Retirement Plan Rollovers – 101

Do you have an old retirement plan? Is it still with your previous employer? Or has your company just been purchased / merged, and the new company has a new plan? Each year many people face this situation. So, what should you do with your old retirement plan?

You will typically have the option to rollover the old account into your new 401k, 403b, 457 or other retirement plan. Then there is another alternative to consider. Instead of rolling it to the new plan, you can roll it to an IRA or individual retirement account. So, which is better?

Oftentimes you will find that the new plan is very similar to your old plan in terms of options, fees, etc., so it seems like a no-brainer to do the rollover from your old account into the new account. What may not be discussed when your options are presented to you are the downsides to rolling the old money into the new employer work plan.

Below are some of the key things you should consider when making your decision;

1. Flexibility – If you roll your current retirement account to the new company’s plan, your money is often stuck in the new plan until you terminate employment whether its voluntary (retire or take a new job at a new company) or involuntarily (you are terminated or the company shuts down). Unless the plan offers in-service rollovers, 401k plans usually do not let you move your 401k funds to an IRA until after you terminate employment.

However, most 401k plans allow you to roll your IRA into the 401k at any point. So, by rolling your funds into an IRA you maintain flexibility / options for the future. With an IRA you keep the key and can unlock the box to move money around when you are ready. With a 401k, your company keeps the key and puts rules around when you can open the box to move money around.

2. Investment Options – 401ks make you choose from a list of around 20-40 investment options selected by your employer. IRAs allow you to invest in thousands of options that include stocks, bonds, exchange-traded funds, and mutual funds.

3. Rules – 401k accounts have lots of rules that must be followed. Your employer can include or not include different options. Can you do in-plan Roth conversions? Can you take a loan out? Can you do in-service distributions? 401ks are required to withhold 20% from any distributions for federal taxes. IRAs also have rules, but they are not employer dependent. For example, you can always convert your IRA to a Roth IRA, you can’t take loans, and you are not required to withhold 20% in taxes on distributions. It is important to understand the difference between each option and the rules before rolling your money over.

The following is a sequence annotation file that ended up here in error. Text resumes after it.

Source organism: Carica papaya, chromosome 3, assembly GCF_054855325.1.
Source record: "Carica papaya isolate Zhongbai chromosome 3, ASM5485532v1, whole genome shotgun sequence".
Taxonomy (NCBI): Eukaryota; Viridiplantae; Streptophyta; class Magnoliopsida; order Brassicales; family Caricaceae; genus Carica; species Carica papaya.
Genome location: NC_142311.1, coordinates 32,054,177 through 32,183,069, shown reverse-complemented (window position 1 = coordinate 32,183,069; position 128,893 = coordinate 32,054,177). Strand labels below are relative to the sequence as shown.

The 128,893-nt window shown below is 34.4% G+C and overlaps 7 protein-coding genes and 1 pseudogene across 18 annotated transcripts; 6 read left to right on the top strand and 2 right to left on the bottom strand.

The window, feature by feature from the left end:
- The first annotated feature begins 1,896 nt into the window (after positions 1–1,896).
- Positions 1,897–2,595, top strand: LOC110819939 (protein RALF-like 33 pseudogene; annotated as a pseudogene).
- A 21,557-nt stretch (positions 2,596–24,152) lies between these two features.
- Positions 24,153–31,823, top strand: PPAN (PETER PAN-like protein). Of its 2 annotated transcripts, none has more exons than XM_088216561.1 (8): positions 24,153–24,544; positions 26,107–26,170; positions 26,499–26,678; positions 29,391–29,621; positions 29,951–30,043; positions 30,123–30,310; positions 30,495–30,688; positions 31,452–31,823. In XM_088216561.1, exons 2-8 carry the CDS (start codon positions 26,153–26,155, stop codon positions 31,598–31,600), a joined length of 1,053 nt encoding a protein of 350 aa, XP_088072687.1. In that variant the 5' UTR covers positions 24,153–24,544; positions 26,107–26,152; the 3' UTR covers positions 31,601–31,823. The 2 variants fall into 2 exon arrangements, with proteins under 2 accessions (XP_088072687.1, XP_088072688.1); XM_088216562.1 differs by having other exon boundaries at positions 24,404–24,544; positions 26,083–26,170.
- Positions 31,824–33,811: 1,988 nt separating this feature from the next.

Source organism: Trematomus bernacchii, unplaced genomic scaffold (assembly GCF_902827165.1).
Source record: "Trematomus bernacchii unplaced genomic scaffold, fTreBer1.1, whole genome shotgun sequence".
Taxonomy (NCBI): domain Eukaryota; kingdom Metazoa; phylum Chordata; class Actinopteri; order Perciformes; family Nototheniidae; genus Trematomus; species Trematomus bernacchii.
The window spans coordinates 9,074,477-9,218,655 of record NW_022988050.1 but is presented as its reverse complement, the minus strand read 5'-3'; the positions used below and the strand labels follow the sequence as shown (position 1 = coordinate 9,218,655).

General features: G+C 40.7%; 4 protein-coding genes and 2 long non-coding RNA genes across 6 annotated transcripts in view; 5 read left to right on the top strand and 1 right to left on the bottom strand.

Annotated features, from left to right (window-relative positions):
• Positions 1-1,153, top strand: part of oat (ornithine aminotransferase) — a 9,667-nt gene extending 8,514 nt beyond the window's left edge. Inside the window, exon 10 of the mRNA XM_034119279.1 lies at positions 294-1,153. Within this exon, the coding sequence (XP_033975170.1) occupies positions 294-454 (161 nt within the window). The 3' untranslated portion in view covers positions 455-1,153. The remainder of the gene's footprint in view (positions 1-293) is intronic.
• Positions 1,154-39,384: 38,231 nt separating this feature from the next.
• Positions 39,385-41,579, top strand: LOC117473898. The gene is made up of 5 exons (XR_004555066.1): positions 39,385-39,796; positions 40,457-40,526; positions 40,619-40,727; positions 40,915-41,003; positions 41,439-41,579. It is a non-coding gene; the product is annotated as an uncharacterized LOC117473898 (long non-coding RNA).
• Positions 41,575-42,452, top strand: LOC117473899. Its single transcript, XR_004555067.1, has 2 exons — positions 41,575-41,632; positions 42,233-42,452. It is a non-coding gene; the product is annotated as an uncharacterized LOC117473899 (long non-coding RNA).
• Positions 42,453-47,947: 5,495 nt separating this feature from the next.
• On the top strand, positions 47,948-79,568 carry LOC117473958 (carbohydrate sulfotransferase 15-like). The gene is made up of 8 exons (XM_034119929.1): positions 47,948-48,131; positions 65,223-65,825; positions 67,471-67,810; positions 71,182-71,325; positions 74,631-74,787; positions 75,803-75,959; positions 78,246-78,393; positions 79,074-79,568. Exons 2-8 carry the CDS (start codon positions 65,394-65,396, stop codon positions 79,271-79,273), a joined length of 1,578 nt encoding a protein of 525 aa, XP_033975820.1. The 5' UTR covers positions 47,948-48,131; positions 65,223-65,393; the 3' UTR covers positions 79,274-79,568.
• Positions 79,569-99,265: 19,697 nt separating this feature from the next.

4. Fees – 401k accounts have more layers of fees such as participant account fees, fund fees, admin fees, loan fees, etc. IRAs give you access to low-cost investment options at the major brokerages such as Schwab. Most custodians or places that offer IRAs have $0 account fees and minimums for IRAs.

5. Other Differences – did you know that there are differences in many other areas, too, such as creditor protection, minimum distribution requirements, early withdrawal exceptions, fund share classes, withdrawal flexibility, and more.

Deciding what to do with your retirement account is a big decision. This year is a big year for these decisions in the Augusta area. We encourage you to discuss your options with a certified financial planner that will provide unbiased feedback for your situation. You want to consider all the pros and cons to help you make the best decision for your situation.

by: Clayton Quamme, CFP® a financial planner with AP Wealth Management, LLC ( AP Wealth is a financial planning and investment advisory firm with offices in Augusta, GA and Columbia, SC.


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